Chelsea Football Club can confirm Rafael Benitez has been appointed interim first-team manager until the end of the season.
The owner and the Board believe that in Benitez we have a manager with significant experience at the highest level of football, who can come in and immediately help deliver our objectives.
The 52-year-old Spaniard is due to meet the players at the training ground in Cobham tomorrow.
Chelsea. Rafa Benitez is the new manager at Chelsea. Interim, permanent, temporary, whatever.
Forced out by clueless owners and an equally incompetent management team at Liverpool over two years ago--explained as mutual consent, as these things always are, in what was forcibly made an untenable situation--the Spaniard makes his return to the Premier League with a club that few could have pictured him ever managing. The famous Champions League ties, the matchups with Jose Mourinho--Benitez is now the opposite number, and the man who'll lead Chelsea at Anfield on April 20th. If he lasts that long.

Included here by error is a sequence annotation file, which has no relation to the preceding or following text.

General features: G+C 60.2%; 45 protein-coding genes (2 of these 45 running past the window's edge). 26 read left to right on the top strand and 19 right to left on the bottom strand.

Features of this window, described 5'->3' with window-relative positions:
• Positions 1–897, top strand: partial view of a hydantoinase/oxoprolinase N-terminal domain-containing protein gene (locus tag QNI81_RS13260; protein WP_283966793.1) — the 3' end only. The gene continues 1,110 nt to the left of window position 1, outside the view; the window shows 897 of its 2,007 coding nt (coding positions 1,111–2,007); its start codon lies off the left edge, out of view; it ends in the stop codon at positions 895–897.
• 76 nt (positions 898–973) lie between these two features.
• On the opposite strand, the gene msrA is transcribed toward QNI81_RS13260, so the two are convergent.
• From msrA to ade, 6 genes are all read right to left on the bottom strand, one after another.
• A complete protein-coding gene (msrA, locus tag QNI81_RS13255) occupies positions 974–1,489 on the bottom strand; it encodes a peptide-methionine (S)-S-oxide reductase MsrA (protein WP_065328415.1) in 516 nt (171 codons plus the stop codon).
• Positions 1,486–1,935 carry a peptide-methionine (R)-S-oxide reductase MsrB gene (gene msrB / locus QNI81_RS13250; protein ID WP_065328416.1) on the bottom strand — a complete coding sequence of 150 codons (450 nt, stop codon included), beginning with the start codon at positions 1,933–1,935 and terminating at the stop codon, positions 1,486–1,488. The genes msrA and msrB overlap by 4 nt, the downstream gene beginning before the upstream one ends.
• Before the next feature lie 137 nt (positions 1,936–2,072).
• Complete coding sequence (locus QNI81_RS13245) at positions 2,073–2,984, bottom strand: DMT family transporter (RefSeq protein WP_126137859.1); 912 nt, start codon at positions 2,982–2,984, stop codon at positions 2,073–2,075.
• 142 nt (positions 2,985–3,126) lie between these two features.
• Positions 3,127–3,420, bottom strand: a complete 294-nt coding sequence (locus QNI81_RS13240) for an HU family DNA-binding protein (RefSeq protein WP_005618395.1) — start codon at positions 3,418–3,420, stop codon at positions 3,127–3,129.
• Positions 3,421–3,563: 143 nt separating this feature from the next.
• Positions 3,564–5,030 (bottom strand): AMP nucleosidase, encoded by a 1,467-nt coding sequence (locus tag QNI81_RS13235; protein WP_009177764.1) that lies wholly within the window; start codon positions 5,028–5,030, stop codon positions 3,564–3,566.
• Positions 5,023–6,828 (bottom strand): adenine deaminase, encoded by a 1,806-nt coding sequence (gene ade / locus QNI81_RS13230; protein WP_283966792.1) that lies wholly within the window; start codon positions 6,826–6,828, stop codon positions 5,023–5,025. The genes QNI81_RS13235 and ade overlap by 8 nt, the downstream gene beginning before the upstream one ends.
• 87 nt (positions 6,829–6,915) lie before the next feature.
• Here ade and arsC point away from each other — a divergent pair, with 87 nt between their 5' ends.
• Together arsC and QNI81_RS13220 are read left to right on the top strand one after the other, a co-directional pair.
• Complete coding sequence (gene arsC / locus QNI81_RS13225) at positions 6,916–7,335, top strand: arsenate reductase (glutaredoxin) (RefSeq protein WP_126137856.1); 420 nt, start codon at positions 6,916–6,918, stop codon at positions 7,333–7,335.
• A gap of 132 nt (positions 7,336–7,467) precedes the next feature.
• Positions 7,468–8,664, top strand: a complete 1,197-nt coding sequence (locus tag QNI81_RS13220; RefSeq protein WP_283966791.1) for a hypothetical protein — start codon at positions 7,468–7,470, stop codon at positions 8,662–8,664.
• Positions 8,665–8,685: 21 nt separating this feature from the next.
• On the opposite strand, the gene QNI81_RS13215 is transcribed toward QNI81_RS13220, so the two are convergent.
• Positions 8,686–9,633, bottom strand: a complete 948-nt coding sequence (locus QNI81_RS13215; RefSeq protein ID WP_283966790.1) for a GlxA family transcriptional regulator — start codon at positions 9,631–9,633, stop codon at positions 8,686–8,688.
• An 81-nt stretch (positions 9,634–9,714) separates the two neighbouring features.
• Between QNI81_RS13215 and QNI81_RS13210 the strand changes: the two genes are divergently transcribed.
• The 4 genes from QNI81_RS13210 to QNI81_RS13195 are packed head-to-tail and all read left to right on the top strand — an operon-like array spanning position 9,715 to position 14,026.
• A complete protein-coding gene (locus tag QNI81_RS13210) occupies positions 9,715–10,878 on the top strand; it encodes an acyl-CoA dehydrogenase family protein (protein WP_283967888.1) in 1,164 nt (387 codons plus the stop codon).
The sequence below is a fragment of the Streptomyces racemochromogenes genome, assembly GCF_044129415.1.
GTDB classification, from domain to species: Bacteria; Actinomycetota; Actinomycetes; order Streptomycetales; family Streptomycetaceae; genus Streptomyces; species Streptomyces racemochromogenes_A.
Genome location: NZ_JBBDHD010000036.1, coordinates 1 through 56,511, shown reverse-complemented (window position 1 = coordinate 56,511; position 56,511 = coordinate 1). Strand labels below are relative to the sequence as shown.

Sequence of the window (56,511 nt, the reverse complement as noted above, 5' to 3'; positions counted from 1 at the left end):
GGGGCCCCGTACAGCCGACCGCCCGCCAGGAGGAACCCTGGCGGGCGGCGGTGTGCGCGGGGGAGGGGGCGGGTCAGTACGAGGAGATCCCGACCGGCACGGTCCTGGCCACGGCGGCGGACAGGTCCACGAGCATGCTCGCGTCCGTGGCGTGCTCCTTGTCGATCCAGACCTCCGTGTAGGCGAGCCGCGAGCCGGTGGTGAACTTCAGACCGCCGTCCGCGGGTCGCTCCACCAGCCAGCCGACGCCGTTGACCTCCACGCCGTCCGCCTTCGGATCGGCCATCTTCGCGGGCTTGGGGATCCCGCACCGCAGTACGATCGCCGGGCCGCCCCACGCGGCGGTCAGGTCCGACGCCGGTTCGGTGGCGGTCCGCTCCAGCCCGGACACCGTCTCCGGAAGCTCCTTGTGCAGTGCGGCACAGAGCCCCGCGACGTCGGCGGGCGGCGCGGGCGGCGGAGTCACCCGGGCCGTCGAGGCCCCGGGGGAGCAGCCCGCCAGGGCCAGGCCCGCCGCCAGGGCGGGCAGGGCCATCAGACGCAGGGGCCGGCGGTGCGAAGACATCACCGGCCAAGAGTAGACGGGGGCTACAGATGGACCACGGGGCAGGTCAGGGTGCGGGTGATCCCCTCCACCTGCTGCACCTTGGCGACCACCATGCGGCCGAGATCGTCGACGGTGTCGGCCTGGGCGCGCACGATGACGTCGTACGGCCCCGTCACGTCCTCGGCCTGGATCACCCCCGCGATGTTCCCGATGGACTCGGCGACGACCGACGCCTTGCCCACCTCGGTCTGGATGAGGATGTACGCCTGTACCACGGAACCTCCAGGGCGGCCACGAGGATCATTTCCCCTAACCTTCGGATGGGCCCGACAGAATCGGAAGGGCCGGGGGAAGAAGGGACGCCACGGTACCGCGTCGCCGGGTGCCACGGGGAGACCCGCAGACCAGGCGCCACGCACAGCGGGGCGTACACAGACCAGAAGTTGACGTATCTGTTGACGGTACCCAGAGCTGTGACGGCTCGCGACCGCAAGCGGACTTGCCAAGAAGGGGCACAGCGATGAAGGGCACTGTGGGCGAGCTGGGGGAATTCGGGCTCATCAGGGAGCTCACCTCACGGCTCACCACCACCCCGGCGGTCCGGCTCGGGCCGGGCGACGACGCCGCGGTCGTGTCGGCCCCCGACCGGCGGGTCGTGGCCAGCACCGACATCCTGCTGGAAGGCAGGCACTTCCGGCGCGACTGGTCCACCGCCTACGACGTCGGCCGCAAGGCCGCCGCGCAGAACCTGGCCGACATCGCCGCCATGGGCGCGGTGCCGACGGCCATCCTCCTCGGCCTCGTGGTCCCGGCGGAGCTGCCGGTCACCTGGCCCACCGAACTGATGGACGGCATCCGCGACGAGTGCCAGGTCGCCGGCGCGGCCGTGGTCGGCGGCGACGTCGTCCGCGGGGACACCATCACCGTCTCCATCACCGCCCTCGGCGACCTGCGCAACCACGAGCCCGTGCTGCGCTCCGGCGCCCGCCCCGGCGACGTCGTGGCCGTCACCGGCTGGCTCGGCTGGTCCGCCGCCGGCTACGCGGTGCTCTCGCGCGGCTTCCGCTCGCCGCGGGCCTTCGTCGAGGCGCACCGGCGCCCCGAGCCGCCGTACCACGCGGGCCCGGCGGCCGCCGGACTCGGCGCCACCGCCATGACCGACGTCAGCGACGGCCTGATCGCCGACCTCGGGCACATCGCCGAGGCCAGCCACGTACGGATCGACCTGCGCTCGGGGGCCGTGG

Liverpool supporters who aren't quick to talk transfer deals and Gerard Houllier and rants will likely feel bittersweet about the news, as most wished him well wherever he ended up, but that it's at Chelsea makes those well-wishes feel hollow. The possibility of Benitez coming back to the Premier League was nice enough in theory, and perhaps a little scary given the chance that he'd end up at one of the league's more talented--or financially gifted--clubs. In Chelsea he's ostensibly got both, and interim or not, there's potential for things to go frighteningly well. At least until Pep Guardiola wants back in.
The identity of his new employers doesn't change what he did at a deeply difficult time with Liverpool, and those quick to erase his achievements or discredit them because of today's news are misguided at best and certainly no better than those who've got the narrative loop built by the London media playing on repeat. He was class for Liverpool and will be remembered as such, and there's no reason to believe he'll handle himself any differently at Chelsea regardless of the type of reception he receives.
Good luck or something, Rafa. Hope this is a stepping stone to a more permanent return to managing, and that it's at some point very successful.
Now, off to eat and drink those uncomfortable feelings into oblivion.